The scent of flowers
Antique Pietra Dura panel from Florence in a vintage gold setting, circa 1870
Flower motifs have been extremely popular in jewellery design throughout the centuries. Similar to a bouquet of flowers, they were an expression of emotions such as affection and love, but unlike their organic cousins, they never wilted. Every era has used blossoms and, of course, their forms have been varied according to the tastes of the time. Few blossoms, however, are as beautiful, as colourful and as true to life as those executed in the Pietra Dura technique. This enchanting brooch is a particularly fine example of this typically Florentine type of jewellery. Against a black background, delicate inlays of colorful semi-precious stones form a graceful floral bouquet of rose, forget-me-not, lily of the valley and pansy. It appears so realistic that one would involuntarily want to smell it and would not be surprised if the work actually exuded a beguiling fragrance. Pietra Dura jewellery has been a popular souvenir of every visit to Florence since the Renaissance. Especially in the 19th century, many travelers brought these small works of art from Florence back home. Probably in the luggage of a traveller, our bouquet also arrived in the cool north. Made in the years around 1870, the Pietra Dura plaque was given a new setting of 18-carat yellow gold in the 1960s, which complements it beautifully. Without question, the Florentine Mosaic is a true collector's item - but at the same time, a piece of jewellery that continues to delight today and is just waiting to be worn.
Pietra Dura (it. "hard stone") is a traditional craft from Florence, in which pictures and ornaments are composed of platelets of hard stone. Unlike the classical mosaic art of coloured cubes or pins, the Pietra Dura process uses precisely adapted shaped pieces, which are cut according to the corresponding fields of the preliminary drawing. This creates particularly resistant, durable decorative surfaces. The heyday of the Pietra Dura craft in Florence was in the 16th century, when not only the famous Medici Chapel in San Lorenzo was decorated, but also numerous tables, pieces of jewellery, altars and in fact every conceivable object was decorated with this elaborate and costly technique. But even today, at 78 Via degli Alfani, the Opificio delle Pietre Dure is a workshop that specializes solely in the production of works of art using this technique. Pietra Dura jewellery has been a popular souvenir of every visit to Florence since the Renaissance. Especially in the 19th century, during the era of the Grand Tour, young noblemen from Northern Europe brought back pieces from their extensive travels in Italy to show the beauty and artistry of Italy to those at home.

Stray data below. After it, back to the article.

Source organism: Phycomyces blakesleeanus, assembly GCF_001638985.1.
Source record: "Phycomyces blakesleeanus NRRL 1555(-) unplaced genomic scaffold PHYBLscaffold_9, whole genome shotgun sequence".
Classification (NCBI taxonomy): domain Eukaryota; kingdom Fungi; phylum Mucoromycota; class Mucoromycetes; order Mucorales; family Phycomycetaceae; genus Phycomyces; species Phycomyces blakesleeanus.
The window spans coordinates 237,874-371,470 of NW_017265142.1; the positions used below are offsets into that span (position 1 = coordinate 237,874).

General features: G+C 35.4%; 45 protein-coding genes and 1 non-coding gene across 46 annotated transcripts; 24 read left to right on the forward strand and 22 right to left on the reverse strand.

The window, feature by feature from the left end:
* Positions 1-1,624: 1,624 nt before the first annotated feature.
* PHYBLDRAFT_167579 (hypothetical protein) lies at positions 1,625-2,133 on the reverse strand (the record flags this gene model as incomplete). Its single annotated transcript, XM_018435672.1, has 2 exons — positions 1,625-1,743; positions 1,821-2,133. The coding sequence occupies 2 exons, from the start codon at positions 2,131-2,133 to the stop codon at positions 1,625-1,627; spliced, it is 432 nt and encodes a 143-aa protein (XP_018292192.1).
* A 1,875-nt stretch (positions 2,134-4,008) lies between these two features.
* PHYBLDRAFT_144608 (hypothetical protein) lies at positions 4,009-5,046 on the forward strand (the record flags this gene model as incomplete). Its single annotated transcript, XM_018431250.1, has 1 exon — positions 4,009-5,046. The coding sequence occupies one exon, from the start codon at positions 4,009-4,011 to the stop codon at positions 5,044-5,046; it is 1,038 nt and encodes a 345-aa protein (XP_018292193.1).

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We want you to be 100% satisfied! That’s why we examine, describe and photograph all our jewellery with the utmost care.
If for any reason you are still not satisfied, contact us and we will find a mutual solution immediately. Regardless, you can return any item within 30 days and we will refund you the full purchase price.